Superdrugs for Superbugs

Does evolution depend on competition or collaboration? The discovery of antibiotics saved millions of lives, yet presently world health is in avicious spiral in which bacteria rapidly evolve to defeat available classes of antibiotics. Recruiting resources and knowhow from across the globe, Prof. Roy Kishony and colleagues are returning to the genius of nature to create superdrugs for superbugs.

In a creative stroke inspired by the digital billboard for the Hollywood movie, Contagion, Kishony and his team at Technion and Harvard Medical School opened a global window to observe how bacteria evolve as they become impervious to drugs. Described in the September issue of Science, the large-scale experimental tool offered a first glimpse at bacteria adapting to increasingly higher doses of antibiotics, visible to the naked eye.

A two-by-four foot petri dish was filled with 14 liters of agar, a seaweed-derived jelly-like substance commonly used in labs to nourish organisms as they grow. The dish was divided into sections saturated with incremental doses of antibiotics. Over the course of two weeks, a camera mounted on the ceiling above the dish took periodic snapshots. The result was a direct and detailed observation of bacterial movement, death and survival: evolution at work. The headline-grabbing Microbial Evolution and Growth Arena, was called the MEGA Plate for short. The video produced by the Kishony lab was viewed over 24 million times, likely making it the most viewed scientific experiment video of all times.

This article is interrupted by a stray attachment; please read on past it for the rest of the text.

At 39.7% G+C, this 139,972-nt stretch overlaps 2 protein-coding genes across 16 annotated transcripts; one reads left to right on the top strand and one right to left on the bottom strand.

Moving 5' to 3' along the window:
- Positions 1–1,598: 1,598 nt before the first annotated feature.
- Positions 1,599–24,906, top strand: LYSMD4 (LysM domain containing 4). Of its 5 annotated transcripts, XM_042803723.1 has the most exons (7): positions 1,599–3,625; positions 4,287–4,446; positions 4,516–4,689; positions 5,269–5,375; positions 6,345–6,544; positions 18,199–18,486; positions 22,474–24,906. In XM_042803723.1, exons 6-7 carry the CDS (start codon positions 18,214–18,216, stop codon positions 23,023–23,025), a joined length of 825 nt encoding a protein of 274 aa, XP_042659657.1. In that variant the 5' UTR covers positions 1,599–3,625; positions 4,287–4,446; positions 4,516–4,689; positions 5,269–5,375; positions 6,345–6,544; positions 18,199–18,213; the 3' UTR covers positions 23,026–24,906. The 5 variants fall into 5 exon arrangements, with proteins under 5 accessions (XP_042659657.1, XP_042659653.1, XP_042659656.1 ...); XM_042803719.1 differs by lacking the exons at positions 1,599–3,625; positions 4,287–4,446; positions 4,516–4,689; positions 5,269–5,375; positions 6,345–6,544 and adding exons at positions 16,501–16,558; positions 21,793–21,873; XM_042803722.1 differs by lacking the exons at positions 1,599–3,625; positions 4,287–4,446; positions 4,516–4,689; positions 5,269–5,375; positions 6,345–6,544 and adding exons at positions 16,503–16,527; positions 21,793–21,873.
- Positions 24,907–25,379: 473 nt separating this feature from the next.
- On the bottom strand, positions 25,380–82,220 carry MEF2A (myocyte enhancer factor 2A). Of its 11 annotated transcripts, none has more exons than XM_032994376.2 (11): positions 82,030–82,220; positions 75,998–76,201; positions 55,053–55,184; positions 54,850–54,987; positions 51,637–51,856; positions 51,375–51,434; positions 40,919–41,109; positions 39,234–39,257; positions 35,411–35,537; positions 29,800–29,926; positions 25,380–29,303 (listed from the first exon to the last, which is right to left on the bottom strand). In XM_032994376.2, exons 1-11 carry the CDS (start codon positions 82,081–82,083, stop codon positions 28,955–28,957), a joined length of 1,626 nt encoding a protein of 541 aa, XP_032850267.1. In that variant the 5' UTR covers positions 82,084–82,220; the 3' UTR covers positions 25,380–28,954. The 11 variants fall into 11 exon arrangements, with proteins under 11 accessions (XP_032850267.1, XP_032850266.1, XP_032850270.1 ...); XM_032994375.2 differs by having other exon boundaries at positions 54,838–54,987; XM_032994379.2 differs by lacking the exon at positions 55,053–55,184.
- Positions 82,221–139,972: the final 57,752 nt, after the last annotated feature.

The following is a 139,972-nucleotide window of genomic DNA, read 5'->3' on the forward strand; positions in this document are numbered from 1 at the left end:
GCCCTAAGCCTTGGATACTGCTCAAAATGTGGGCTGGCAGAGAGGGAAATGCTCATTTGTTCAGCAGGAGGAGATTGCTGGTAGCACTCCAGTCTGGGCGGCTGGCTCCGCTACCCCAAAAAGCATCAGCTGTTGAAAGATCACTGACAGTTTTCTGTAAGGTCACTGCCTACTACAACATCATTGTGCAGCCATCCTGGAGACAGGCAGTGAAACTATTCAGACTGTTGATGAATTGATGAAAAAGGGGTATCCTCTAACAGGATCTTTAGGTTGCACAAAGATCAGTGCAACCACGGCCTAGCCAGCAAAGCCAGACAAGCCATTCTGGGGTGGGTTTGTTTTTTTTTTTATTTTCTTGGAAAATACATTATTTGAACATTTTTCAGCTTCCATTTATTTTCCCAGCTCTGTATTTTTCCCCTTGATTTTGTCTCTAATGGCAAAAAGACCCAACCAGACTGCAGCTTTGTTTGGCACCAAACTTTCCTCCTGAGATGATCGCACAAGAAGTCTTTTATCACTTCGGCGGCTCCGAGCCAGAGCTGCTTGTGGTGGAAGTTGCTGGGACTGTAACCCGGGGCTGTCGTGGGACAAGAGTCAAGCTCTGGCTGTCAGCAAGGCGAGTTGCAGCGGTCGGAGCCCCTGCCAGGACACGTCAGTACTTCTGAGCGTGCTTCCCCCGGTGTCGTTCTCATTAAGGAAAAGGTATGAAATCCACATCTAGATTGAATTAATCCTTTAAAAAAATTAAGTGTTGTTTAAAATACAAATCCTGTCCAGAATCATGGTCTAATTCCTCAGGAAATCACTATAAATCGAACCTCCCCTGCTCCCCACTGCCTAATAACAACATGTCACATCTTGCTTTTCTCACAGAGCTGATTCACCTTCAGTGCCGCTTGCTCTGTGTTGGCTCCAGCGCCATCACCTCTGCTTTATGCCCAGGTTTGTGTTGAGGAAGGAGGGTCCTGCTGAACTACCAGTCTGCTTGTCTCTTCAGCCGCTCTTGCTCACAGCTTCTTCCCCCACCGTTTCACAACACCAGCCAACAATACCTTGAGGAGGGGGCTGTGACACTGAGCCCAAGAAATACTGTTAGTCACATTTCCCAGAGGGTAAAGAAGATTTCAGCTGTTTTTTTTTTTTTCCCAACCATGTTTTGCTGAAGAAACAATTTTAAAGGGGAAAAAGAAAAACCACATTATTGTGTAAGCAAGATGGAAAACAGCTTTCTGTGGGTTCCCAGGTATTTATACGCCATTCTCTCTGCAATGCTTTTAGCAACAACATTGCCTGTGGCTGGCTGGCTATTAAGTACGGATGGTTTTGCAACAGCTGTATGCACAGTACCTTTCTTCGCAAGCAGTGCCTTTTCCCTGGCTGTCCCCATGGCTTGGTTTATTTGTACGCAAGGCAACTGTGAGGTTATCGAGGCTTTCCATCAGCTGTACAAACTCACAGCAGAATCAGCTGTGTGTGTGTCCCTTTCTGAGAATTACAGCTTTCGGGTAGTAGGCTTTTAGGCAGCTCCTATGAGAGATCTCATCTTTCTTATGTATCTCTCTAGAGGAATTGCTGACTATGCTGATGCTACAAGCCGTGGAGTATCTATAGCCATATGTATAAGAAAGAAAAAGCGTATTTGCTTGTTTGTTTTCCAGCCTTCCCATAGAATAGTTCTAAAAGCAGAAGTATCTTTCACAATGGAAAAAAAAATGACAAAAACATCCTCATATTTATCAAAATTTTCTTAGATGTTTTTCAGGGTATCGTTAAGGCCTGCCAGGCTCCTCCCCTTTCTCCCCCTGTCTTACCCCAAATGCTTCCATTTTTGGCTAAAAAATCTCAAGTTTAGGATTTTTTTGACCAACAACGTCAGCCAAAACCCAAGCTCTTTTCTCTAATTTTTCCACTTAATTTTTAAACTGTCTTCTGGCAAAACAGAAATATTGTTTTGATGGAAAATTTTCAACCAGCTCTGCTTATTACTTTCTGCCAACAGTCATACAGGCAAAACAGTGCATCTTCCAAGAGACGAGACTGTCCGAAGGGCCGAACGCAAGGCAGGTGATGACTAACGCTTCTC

According to Kishony, “Seeing bacteria spread for the first time was a thrill. Our MEGA-plate takes complex and often obscure concepts in evolution, such as mutations-selection, lineages, parallel evolution and clonal interference, and provides a visual seeing-is-believing demonstration. It is also a powerful illustration of how easy it is for bacteria to become resistant to antibiotics.” Co-investigators Michael Baym and Tami Lieberman said the images spark the curiosity of lay and professional viewers alike.

Ultimately, in a dramatic demonstration of evolved drug resistance, bacteria spread to the highest drug concentration. In the span of 10 days, bacteria produced mutant strains capable of surviving a dose of the antibiotic trimethoprim 1,000 times higher than the one that killed their progenitors. When researchers used another antibiotic (ciprofloxacin) bacteria developed 100,000-fold resistance to the initial dose.

Kishony’s lab is collaborating with Israel’s health services and with the Faculty of Computer Science to collate big data in order to develop “predictive genome-based” diagnostics capable of foreseeing bacterial evolution and provide the best treatment at the individual patient level.

Roy Kishony is the Marilyn and Henry Taub Professor of Life Sciences and Head of the Lorry I. Lokey Interdisciplinary Center for Life Sciences and Engineering.



Prof. Roy Kishony, Faculty of Biology

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